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    My security six had massive muzzle climb. It sat tall in the hand with a Hogue on it and the stock grips were a joke. The grip was hard nylon and I had to trim it a bit around the grip/frame to keep it from cutting two little slits on the palm of my hand. My SP101 was a lot easier to shoot, didn't hurt, muzzle climb was not a problem WITH the addition of a Hogue rubber grip.

    So, in my experience, the SP101 is the softer shooter. With the stock grip on it, the heavier 180s slammed my middle finger pretty bad. The Hogue fills in behind the trigger guard and stops that while still sitting fairly low in the hand.

    And, no way the Security Six's action is as strong as the SP101s. Frame maybe, but the SP101's lock up design is superior, one reason the sixes got dumped in the first place, not strong enough to be a Ruger. :D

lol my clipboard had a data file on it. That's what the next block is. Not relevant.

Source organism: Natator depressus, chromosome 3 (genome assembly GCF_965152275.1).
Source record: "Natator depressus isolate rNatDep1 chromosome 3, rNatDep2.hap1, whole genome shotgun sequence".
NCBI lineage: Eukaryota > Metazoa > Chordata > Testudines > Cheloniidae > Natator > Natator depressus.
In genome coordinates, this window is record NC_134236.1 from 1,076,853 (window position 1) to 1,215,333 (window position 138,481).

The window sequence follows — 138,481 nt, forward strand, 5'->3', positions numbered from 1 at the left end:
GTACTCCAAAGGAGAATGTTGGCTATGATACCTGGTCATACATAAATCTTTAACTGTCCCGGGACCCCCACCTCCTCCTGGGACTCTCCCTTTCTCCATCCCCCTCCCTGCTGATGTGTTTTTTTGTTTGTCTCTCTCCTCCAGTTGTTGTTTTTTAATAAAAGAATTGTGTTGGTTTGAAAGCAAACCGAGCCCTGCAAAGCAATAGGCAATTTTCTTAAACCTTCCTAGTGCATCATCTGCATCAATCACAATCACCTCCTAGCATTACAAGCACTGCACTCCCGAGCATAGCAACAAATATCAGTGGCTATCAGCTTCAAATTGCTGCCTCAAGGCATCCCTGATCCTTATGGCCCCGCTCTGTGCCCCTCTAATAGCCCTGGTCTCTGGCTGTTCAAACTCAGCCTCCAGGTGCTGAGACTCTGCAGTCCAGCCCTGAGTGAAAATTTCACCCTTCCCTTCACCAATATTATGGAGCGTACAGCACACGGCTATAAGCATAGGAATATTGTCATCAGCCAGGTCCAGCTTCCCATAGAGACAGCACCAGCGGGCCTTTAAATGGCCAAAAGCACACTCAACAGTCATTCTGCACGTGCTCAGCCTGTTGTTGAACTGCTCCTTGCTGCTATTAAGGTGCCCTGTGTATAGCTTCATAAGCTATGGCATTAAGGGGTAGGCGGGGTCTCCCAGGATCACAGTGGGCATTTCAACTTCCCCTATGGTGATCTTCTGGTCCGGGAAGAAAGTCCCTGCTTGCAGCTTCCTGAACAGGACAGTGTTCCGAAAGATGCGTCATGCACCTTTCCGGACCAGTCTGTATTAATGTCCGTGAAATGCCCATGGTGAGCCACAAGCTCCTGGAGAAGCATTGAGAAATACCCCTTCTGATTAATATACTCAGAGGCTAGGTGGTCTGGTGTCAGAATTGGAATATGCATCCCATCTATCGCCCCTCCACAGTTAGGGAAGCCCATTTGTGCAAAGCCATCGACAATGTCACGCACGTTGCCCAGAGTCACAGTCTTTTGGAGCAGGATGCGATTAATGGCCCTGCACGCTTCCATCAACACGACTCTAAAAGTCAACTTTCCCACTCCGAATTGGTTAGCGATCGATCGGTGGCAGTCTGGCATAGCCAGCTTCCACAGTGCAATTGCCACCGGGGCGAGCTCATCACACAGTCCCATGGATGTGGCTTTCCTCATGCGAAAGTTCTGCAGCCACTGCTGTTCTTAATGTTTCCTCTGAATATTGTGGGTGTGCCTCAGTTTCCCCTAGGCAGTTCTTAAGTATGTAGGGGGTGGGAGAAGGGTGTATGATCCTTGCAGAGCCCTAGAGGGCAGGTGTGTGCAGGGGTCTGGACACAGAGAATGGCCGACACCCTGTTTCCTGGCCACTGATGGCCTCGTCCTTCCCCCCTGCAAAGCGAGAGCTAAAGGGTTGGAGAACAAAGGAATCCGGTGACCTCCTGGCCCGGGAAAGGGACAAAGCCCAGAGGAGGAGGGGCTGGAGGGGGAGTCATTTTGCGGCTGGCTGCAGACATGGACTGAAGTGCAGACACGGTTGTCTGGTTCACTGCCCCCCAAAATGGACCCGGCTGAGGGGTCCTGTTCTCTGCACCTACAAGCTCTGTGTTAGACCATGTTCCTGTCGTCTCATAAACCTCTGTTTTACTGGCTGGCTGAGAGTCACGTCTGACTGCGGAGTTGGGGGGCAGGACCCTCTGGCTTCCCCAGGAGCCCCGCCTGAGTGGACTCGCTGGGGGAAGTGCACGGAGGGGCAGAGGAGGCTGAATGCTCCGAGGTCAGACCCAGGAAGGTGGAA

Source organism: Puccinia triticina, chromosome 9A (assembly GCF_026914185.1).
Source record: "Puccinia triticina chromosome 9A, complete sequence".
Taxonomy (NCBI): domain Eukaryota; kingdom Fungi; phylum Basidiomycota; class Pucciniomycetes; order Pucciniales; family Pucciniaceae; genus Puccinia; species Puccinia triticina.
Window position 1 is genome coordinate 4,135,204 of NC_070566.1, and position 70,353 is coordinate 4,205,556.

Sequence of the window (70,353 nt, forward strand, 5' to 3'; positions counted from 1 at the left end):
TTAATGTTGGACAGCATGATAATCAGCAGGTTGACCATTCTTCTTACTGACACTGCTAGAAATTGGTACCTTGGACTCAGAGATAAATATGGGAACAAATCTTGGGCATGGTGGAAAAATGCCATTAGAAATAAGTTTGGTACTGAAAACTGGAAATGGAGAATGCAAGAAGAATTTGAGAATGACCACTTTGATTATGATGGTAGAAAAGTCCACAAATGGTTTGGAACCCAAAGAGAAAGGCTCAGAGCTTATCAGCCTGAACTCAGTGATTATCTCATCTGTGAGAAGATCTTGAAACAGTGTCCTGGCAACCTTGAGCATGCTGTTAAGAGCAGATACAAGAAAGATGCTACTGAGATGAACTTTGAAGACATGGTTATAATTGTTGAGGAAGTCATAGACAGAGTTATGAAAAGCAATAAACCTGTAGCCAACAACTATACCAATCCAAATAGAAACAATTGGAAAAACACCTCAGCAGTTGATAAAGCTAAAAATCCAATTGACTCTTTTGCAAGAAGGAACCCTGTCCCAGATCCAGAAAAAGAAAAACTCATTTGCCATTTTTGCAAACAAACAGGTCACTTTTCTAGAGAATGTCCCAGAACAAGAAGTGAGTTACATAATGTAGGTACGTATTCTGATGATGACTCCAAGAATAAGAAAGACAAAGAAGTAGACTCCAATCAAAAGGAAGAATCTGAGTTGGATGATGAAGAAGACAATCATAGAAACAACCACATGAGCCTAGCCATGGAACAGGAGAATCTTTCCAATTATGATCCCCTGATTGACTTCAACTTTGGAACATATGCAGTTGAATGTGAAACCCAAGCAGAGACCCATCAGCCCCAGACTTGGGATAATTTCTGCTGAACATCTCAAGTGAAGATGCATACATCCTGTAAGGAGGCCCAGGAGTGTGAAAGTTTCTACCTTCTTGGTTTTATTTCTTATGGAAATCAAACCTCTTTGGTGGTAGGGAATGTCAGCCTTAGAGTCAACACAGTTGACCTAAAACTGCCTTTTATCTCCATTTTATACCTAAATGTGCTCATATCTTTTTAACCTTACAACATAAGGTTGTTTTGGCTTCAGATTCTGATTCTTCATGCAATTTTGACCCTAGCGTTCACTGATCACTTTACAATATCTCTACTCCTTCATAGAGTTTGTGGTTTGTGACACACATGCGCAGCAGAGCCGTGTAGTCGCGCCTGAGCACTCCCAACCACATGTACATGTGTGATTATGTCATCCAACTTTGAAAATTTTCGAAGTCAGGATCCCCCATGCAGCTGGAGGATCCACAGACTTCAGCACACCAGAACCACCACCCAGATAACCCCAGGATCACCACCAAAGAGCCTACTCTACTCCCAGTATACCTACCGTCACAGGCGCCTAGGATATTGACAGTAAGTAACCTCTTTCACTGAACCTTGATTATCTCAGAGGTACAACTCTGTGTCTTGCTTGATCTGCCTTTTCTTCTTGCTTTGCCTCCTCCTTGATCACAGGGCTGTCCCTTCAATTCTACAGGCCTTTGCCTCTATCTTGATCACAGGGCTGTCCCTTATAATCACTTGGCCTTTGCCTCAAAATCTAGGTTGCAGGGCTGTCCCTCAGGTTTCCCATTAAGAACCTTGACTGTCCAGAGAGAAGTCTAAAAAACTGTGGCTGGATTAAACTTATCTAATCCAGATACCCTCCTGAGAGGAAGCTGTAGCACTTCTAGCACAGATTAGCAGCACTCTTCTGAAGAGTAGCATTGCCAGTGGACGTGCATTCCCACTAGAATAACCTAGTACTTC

Everyone likes to think "they don't make 'em like they used to". With a Smith and Wesson, that has some merit, but in THIS comparison, they make 'em BETTER. :D
     
  24. 1goodshot

    1goodshot Member

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    Are there any holsters for the 4" guns?
     
  25. CDR_Glock

    CDR_Glock Member

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    I like the 6" barrel for velocity. I grabbed this for long distance shooting. Recoil is handled well.

    http://www.youtube.com/watch?v=giStCm4k1E0&feature=youtube_gdata_player

    Here is a great holster for a 4" barrel. It is a Lobo Leather Pancake. It's very comfortable to wear. This one has soft leather inside to prevent scratches and a smoother draw.

    http://www.youtube.com/watch?v=crSyDDmlcdg&feature=youtube_gdata_player
    http://www.youtube.com/watch?v=HpdhVqVvtMw&feature=youtube_gdata_player



    iPad/Tapatalk